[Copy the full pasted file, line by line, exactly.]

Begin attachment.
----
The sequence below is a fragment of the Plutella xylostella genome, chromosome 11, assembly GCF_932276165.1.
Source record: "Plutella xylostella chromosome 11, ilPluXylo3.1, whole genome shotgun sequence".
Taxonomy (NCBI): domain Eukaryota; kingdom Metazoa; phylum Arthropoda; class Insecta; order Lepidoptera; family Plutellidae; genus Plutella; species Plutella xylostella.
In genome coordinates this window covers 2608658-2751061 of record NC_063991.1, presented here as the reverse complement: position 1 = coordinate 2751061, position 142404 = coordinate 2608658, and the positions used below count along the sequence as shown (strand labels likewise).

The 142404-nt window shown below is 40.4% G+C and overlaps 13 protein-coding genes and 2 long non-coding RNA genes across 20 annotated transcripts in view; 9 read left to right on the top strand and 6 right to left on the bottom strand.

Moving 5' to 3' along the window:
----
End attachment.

The sequence below is a fragment of the Plutella xylostella genome, chromosome 11, assembly GCF_932276165.1.
Source record: "Plutella xylostella chromosome 11, ilPluXylo3.1, whole genome shotgun sequence".
Taxonomy (NCBI): domain Eukaryota; kingdom Metazoa; phylum Arthropoda; class Insecta; order Lepidoptera; family Plutellidae; genus Plutella; species Plutella xylostella.
In genome coordinates this window covers 2608658-2751061 of record NC_063991.1, presented here as the reverse complement: position 1 = coordinate 2751061, position 142404 = coordinate 2608658, and the positions used below count along the sequence as shown (strand labels likewise).

The 142404-nt window shown below is 40.4% G+C and overlaps 13 protein-coding genes and 2 long non-coding RNA genes across 20 annotated transcripts in view; 9 read left to right on the top strand and 6 right to left on the bottom strand.

Moving 5' to 3' along the window: